With 35 candidates in the fray for the Sri Lanka presidential election scheduled to take place on 16 November, it would appear that voters are spoilt for choice. However, a closer look reveals the opposite.
In the end, it is coming down to a race between two candidates — the Sri Lanka Podujana Peramuna’s (SLPP) Gotabaya Rajapaksa and the New Democratic Front’s (NDF) candidate Sajith Premadasa.
Gotabaya is a reminder of a repressive and authoritarian former regime. As former Sri Lanka defence secretary, he faced accusations of state complicity in abductions and killings during and shortly after Sri Lanka’s civil war was concluded, when his brother, Mahinda, was the president. Gotabaya strongly denies the accusations. He is also fighting corruption-related charges — the widespread corruption and nepotism of the Rajapaksa regime was one of the deciding factors leading people to vote for change in 2015. Yet, Gotabaya’s background in defence and his uncompromising stance on national security have earned him fresh appeal with some anxious citizens after devastating suicide bomb attacks killed 239 people on Easter Sunday this year, revealing lapses of communication and intelligence sharing within the coalition government.
But it remains to be seen whether the younger Rajapaksa will be able to muster the votes. Mahinda has remained at the front and the centre during Gotabaya’s campaign — he is at rallies, press briefings and even on campaign literature and posters — a tell-tale sign that Gotabaya does not inspire the same adoration from their largely Sinhala Buddhist vote base.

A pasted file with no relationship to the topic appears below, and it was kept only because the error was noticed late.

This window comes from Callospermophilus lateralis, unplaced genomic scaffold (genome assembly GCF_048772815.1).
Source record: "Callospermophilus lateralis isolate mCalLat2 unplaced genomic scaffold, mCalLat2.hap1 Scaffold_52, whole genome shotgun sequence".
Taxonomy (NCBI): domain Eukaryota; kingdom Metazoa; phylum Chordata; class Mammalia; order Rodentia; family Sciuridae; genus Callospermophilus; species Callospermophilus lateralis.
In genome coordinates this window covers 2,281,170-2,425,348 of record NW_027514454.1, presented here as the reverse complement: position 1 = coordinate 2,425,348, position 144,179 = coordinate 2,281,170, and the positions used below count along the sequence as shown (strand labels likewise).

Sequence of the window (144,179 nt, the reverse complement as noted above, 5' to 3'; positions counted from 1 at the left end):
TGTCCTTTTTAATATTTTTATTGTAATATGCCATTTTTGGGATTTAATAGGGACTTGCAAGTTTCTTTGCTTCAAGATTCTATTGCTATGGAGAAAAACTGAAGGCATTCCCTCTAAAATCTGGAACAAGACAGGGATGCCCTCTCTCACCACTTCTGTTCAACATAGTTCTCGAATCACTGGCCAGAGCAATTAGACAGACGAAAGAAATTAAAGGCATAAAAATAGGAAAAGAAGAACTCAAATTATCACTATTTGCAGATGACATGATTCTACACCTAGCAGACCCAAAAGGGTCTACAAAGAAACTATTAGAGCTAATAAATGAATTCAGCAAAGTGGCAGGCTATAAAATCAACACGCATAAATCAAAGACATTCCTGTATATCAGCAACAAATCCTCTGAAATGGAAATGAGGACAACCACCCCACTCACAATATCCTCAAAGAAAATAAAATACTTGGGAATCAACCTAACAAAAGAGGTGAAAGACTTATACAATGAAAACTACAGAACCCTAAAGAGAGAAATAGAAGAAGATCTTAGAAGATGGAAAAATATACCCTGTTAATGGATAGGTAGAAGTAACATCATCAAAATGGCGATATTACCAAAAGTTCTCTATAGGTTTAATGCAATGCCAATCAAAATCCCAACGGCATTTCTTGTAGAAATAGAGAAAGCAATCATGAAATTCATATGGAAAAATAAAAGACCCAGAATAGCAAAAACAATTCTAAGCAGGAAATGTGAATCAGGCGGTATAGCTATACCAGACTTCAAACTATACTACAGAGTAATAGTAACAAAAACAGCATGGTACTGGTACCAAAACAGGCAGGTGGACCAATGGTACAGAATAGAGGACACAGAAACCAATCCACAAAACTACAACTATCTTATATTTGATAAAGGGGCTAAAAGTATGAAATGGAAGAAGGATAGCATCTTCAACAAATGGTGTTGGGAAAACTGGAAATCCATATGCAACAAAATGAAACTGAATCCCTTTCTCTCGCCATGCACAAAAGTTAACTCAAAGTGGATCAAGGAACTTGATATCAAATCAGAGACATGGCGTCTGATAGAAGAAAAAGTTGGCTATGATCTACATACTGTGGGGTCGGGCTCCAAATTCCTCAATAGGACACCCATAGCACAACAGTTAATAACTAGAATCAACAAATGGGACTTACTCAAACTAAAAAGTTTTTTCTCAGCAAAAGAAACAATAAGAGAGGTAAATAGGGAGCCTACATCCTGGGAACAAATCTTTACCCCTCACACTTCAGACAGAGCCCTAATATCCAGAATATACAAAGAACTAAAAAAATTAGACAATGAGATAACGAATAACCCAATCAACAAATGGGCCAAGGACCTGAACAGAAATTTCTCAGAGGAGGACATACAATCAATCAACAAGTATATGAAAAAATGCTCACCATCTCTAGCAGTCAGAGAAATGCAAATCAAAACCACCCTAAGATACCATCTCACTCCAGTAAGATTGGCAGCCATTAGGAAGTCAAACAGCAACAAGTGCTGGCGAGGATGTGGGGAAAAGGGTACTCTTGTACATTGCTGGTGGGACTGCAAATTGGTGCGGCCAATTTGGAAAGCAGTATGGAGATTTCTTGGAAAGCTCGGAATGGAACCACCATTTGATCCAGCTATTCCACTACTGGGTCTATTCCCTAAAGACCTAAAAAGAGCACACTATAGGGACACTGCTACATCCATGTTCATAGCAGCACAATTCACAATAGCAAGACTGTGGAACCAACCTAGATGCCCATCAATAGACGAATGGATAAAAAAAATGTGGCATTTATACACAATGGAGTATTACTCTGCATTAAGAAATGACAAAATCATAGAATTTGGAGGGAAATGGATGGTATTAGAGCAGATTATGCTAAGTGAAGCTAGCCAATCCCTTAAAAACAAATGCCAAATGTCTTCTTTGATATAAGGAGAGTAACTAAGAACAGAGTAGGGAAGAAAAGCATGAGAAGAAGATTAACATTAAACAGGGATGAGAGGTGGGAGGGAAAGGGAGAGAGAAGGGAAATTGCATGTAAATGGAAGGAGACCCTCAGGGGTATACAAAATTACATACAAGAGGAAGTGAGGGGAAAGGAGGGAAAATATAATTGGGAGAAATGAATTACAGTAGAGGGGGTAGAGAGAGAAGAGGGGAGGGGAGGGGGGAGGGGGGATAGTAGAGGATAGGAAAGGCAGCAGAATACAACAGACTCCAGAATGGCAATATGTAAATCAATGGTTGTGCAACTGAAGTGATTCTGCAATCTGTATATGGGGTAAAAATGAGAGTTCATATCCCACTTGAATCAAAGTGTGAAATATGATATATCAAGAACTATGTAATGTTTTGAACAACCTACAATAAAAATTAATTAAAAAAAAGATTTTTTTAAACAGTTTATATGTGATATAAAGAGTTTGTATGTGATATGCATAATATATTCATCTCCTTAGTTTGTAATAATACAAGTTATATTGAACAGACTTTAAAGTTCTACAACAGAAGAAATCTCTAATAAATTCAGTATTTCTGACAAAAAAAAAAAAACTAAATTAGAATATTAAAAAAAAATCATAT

For some, the name Premadasa conjures up disturbing memories too. Sajith’s father Ranasinghe Premadasa was the president in the late 1980s and had to contend with a civil war and a communist insurgency, which he combatted with brutal efficiency.
As a minister of housing and construction, Sajith is relatively untested on national issues. His stance on ending period poverty by making sanitary products free of charge won him some fans. He has also been careful to distance himself from the ruling United National Party, which is seen as elitist, and has instead been taking up issues pertaining to social welfare in his campaign. Like his father, he has won popularity through a development-first approach, building houses for the working class. That makes him a formidable foe to Gotabaya.
But not everyone is convinced by Sajith. Worryingly, Sajith has spoken in favour of the death penalty and has promised to protect Army Commander Shavendra Silva, who as a wartime commander faced allegations of grave violations of international humanitarian law. These statements do not inspire confidence in voters looking for a progressive and democratic alternative to the Rajapaksas.
Disillusioned, some are considering voting for Anura Kumara Dissanayake, the candidate from National People’s Power, a coalition led by the Janatha Vimukthi Peramuna. The JVP was responsible for the communist insurgencies that the senior Premadasa cracked down on in the 1980s. The violence these insurgencies inspired linger in public memory to this day — in the past, the party would trail behind during general elections. But Dissanayake’s commitment to decriminalise same-sex relationships, his stance on language rights and his promise to abolish Executive Presidency (a key campaign promise made by the coalition government which was never fulfilled) has endeared him to the queer community and voters who are disenchanted with the UNP and are looking for an alternative. Yet even Dissanayake isn’t without his flaws — the NDF candidate has remained deliberately obtuse on issues of national importance; dodging questions about minority issues while simultaneously taking credit for the war victory.